I’m playing catch-up a bit. This weekend, Lifehacker ran a guide about living with a computer that’s past its prime. I’ve made a career of that. One of my desktop PCs at work (arguably the more important one) is old enough that I ought to be preparing to send it off to second grade. And [...]
I’m sitting here watching NBC’s tribute to Tim Russert tonight. Although he was famous for being the biggest political guru of his generation, he was also the author of two books, both about fatherhood.
He died today of a heart attack. He was only 58.
I would have liked to have asked my dad what to do to minimize the risk of heart attack. Being a doctor, he should know. But I can’t. He died of a heart attack in 1994, age 51.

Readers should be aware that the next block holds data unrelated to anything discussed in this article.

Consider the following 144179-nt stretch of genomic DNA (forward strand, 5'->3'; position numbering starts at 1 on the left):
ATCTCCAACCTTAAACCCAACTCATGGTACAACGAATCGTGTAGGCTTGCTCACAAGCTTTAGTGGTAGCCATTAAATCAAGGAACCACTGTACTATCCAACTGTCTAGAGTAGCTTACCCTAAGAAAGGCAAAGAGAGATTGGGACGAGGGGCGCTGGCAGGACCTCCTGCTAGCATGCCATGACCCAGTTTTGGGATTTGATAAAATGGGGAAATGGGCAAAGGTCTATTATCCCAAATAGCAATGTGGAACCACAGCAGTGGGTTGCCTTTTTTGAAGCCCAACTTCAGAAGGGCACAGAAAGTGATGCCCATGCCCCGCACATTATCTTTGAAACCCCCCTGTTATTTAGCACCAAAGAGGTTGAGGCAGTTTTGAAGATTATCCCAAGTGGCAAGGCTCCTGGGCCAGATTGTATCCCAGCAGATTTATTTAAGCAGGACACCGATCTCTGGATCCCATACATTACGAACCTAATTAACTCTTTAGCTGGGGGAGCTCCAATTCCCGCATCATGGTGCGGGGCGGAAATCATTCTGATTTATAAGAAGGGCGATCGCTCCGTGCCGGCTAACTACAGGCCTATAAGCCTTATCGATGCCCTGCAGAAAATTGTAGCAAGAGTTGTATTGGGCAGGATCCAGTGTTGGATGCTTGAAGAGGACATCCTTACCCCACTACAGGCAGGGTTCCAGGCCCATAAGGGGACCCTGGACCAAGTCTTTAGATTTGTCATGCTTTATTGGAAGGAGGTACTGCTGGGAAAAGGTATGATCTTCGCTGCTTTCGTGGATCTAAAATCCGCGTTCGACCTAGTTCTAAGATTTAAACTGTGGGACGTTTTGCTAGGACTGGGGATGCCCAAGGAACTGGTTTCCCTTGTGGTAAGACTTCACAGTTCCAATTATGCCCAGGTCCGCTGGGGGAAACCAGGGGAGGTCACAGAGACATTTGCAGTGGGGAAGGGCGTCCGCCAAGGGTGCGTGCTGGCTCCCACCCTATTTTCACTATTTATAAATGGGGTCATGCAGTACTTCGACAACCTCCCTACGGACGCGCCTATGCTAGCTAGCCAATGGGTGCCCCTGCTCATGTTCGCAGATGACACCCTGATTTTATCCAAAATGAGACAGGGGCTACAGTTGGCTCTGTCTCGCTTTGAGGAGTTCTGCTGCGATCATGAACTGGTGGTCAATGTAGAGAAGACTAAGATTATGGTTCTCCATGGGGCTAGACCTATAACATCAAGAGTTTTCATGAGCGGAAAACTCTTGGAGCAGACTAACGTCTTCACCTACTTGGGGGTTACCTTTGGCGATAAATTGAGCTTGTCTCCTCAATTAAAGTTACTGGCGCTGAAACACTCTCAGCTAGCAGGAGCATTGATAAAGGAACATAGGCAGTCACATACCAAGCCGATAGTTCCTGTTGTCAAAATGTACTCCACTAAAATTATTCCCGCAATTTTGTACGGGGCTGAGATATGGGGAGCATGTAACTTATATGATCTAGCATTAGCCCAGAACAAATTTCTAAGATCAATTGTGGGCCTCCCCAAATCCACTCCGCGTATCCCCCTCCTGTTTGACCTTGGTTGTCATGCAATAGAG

On Monday, I had the pleasure of renting a car. The insurance company was paying–the pleasure came courtesy of the 81-year-old woman who rear-ended my wife and son as they sat at a stop sign–but I learned a lot about rental company tactics.
This week I read a story on Get Rich Slowly about a couple who refuses to budget. The conversation ended when the person who needed to budget bragged about getting five shrubs on sale for $10 each. She didn’t need them, but the deal was too good to pass up.
Yes, it’s possible to improve the performance of an aging laptop. What’s better is that there are at least three things you can do that won’t cost any money. And while there’s a lot less under the hood of a laptop that you can replace when compared to a desktop, there are two (sometimes three) hardware upgrades you can make that can make a big difference.